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Old 10-27-2009, 11:54 PM
Joshua Solomin
 
Default turning a desktop install into a server

Hmm, do you think I could get to the point of networking enabled and
remote logins working (and things like samba turned on) with just a
keyboard plugged in? If so, I could keep one handy just for when the
machine needs to be rebooted (it's a lot better than also needing a
monitor).


On Tue, Oct 27, 2009 at 5:48 PM, J Bickhard <jbickhard@gmail.com> wrote:
> Most of the BIOSes that I've seen won't power the computer on past
> POST without a working keyboard plugged in (keyboard error, press F1
> to continue).
> Could rip the circuit board out of an old keyboard and just leave that
> connected so that the BIOS "sees" a real keyboard.
>
> Jake (dats me)
>
>
>
>
> On Tue, Oct 27, 2009 at 7:35 PM, Joshua Solomin <jsolomin@gmail.com> wrote:
>> Right, I have ssh server installed, and turned on remote access, and
>> am running a samba fileshare. *So I can successfully SSH to/VNC
>> to/access files on the Ubuntu server. *BUT: I can seemingly only do
>> this after I've actually logged into the Ubuntu box locally, which is
>> a problem if I want the box sitting in a corner with no display or
>> keyboard/mouse. *So, the question is how I can get the remote access
>> to be available immediately after flipping on the power on the Ubuntu
>> box, without needing to log in locally first.
>>
>> thanks,
>> Joshua
>>
>>
>> On Tue, Oct 27, 2009 at 5:31 PM, Ashley Benton <chuaukantli@gmail.com> wrote:
>>>
>>> On Tue, Oct 27, 2009 at 4:54 PM, Joshua Solomin <jsolomin@gmail.com> wrote:
>>>>
>>>> I recently installed the Ubuntu desktop edition, and got things
>>>> working; but what I really want to do is to make it a server-like box
>>>> that is exclusively logged into remotely (from other machines on my
>>>> home network). *I powered it down, unplugged monitor/keyboard/mouse,
>>>> put it in its new location, and turned it on -- but as far as I could
>>>> tell, the (wireless) networking didn't even start; I had to lug over
>>>> the periphals and plug them in, then log in to Ubuntu, then unplug
>>>> them again.
>>>>
>>>> So now I have a box that I can remotely access (and on which I'm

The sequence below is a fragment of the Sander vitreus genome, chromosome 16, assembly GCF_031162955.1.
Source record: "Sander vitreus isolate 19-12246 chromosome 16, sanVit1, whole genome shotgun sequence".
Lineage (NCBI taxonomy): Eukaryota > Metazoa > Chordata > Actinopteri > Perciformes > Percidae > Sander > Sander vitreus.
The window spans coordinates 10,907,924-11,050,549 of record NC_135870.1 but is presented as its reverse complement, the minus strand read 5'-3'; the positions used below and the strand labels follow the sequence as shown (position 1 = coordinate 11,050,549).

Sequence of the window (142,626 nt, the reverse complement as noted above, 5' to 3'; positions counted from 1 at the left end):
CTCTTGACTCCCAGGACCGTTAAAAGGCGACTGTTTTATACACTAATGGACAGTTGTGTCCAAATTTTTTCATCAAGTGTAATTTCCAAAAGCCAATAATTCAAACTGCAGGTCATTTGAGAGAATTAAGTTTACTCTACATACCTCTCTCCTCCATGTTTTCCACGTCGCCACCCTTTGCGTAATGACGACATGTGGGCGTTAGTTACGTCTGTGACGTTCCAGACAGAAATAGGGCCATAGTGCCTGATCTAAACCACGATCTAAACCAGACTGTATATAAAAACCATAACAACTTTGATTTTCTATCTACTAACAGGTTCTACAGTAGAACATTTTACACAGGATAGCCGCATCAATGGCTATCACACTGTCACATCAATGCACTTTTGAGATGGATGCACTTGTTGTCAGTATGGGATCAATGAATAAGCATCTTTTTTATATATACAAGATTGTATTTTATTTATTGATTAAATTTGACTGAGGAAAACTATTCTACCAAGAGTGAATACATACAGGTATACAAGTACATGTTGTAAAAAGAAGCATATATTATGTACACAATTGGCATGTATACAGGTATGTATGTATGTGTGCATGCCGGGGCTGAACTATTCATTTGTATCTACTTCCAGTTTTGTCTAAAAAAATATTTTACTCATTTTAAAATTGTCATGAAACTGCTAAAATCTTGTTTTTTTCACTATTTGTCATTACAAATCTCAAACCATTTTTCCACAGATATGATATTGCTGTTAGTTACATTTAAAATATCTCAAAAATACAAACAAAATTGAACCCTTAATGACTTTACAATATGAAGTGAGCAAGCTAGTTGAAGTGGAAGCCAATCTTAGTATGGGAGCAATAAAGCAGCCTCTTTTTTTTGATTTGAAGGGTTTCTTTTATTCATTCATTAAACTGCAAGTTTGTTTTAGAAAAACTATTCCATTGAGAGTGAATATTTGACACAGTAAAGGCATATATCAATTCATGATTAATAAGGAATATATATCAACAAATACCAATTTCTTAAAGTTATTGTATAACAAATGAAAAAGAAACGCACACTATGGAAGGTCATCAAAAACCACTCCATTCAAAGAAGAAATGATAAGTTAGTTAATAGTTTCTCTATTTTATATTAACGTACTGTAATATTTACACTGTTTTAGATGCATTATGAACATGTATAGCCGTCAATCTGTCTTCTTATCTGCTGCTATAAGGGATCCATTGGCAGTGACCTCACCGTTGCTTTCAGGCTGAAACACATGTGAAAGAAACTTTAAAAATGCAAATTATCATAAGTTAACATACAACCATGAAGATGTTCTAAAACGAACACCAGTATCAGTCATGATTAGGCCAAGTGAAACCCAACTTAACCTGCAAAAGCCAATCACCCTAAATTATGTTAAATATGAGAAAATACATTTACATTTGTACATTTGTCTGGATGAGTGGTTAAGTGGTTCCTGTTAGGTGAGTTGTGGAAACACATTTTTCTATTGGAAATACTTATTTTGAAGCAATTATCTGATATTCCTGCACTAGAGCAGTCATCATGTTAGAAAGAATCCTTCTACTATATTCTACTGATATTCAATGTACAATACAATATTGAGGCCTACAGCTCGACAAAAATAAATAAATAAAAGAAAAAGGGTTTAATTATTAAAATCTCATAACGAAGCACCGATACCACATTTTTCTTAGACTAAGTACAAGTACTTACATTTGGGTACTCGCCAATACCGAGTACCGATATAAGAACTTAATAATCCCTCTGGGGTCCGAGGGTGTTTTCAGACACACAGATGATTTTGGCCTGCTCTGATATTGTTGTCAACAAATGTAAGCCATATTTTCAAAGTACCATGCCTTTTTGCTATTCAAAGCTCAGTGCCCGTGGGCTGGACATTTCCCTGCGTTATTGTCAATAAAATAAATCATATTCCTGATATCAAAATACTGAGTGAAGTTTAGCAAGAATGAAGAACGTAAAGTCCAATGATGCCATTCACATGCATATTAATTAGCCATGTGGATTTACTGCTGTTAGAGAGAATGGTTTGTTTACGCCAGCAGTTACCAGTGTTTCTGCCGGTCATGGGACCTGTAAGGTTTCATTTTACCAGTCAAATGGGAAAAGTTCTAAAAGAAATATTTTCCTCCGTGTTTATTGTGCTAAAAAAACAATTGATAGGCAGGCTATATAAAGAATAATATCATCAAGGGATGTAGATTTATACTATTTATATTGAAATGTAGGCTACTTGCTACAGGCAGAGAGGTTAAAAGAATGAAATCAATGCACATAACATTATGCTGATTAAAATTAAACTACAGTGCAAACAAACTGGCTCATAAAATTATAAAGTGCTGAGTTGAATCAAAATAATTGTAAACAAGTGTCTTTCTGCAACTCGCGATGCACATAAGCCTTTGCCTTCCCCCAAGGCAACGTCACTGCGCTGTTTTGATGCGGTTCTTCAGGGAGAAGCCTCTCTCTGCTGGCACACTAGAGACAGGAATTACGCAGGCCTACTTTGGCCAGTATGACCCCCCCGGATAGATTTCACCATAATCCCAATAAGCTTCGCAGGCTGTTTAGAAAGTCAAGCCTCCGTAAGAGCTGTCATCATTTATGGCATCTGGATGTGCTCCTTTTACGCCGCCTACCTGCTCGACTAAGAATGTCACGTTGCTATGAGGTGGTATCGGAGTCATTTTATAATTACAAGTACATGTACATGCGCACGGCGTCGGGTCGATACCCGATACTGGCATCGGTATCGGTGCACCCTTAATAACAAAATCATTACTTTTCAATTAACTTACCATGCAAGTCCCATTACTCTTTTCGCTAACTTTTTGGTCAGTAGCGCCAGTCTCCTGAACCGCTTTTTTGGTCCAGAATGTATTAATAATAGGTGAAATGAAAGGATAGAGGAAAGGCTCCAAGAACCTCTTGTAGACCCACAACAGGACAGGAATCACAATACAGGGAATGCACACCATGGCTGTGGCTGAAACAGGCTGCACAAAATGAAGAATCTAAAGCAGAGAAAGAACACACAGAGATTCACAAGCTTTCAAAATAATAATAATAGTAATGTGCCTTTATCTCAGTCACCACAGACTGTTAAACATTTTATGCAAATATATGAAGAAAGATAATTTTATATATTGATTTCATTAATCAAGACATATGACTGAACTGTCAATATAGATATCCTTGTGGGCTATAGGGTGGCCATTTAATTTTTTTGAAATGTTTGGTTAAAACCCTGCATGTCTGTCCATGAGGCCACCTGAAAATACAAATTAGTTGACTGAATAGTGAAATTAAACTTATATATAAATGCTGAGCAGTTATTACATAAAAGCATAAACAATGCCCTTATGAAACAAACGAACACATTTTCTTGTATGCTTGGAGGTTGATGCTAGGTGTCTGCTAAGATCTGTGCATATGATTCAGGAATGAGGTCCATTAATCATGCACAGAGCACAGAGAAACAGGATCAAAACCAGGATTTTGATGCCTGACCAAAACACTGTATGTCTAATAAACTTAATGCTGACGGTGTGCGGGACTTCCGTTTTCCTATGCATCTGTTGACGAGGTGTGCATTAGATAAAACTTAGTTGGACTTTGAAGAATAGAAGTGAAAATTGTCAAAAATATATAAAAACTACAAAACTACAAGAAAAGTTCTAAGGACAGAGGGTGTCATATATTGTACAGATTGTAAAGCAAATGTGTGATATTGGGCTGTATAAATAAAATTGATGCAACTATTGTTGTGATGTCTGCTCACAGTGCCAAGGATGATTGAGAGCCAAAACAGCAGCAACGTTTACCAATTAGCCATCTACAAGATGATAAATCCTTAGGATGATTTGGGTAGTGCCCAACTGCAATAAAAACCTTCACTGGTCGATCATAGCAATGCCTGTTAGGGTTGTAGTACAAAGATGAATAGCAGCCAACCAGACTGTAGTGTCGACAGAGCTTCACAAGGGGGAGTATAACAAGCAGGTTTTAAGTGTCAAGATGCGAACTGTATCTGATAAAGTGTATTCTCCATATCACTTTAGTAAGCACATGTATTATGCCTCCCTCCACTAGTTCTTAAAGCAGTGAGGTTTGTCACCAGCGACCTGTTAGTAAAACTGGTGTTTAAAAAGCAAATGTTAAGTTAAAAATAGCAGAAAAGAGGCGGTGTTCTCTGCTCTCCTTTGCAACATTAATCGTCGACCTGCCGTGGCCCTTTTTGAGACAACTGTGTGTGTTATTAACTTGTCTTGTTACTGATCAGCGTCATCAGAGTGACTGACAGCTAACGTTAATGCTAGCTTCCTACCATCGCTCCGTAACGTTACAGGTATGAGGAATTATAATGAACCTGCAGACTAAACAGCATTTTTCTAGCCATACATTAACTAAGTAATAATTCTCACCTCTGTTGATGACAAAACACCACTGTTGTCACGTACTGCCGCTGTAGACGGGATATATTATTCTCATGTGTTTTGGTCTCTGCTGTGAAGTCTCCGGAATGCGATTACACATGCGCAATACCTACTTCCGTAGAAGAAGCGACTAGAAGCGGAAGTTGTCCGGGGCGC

>>>> actually still logged in locally). *But what if I have to reboot --
>>>> how can I set it up such that it doesn't need the peripherals at all,
>>>> and I can log into it remotely without having to log in locally first?
>>>>
>>>
>>> The easiest way is to allow remote access like that you can log in from the
>>> computers allowed. If I remember you should find it in
>>> system...something..don't have my computer in front of me sorry. I would
>>> think that later you will want to create a ssh connection or samba
>>> connection which work differently and use less CPU on the computer you use
>>> to log into your server.
>>>
>>> Good luck
>>>
>>> Meg
>>>
>>>>
>>>> thanks,
>>>> Joshua
>>>>
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>>>
>>>
>>
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>

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Old 10-28-2009, 12:14 AM
David Curtis
 
Default turning a desktop install into a server

On Tue, 27 Oct 2009 16:54:54 -0700
Joshua Solomin <jsolomin@gmail.com> wrote:

> I recently installed the Ubuntu desktop edition, and got things
> working; but what I really want to do is to make it a server-like box
> that is exclusively logged into remotely (from other machines on my
> home network). I powered it down, unplugged monitor/keyboard/mouse,
> put it in its new location, and turned it on -- but as far as I could
> tell, the (wireless) networking didn't even start; I had to lug over
> the periphals and plug them in, then log in to Ubuntu, then unplug
> them again.
>
> So now I have a box that I can remotely access (and on which I'm
> actually still logged in locally). But what if I have to reboot --
> how can I set it up such that it doesn't need the peripherals at all,
> and I can log into it remotely without having to log in locally first?

You need to configure networking on boot in the /etc/network/interfaces
file.

http://nixcraft.com/ubuntu-debian/13278-etc-network-interfaces-wireless-wifi-example.html

Dave

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Old 10-28-2009, 12:27 AM
Rashkae
 
Default turning a desktop install into a server

Joshua Solomin wrote:
> I recently installed the Ubuntu desktop edition, and got things
> working; but what I really want to do is to make it a server-like box
> that is exclusively logged into remotely (from other machines on my
> home network). I powered it down, unplugged monitor/keyboard/mouse,
> put it in its new location, and turned it on -- but as far as I could
> tell, the (wireless) networking didn't even start; I had to lug over
> the periphals and plug them in, then log in to Ubuntu, then unplug
> them again.
>
> So now I have a box that I can remotely access (and on which I'm
> actually still logged in locally). But what if I have to reboot --
> how can I set it up such that it doesn't need the peripherals at all,
> and I can log into it remotely without having to log in locally first?
>
> thanks,
> Joshua
>

First you'll want to remove network manager. If you really plan on
using wireless networks, I can't really help you all that much.. I would
search for the Linux Wireless how too for tips on how to configure
Wireless on a system level. (I think perhaps WICD is also able to do
this, but I never tested it.)

Then install OpenSSH server package, which will let you log in to your
system remotely from SSH.


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Old 10-28-2009, 12:29 AM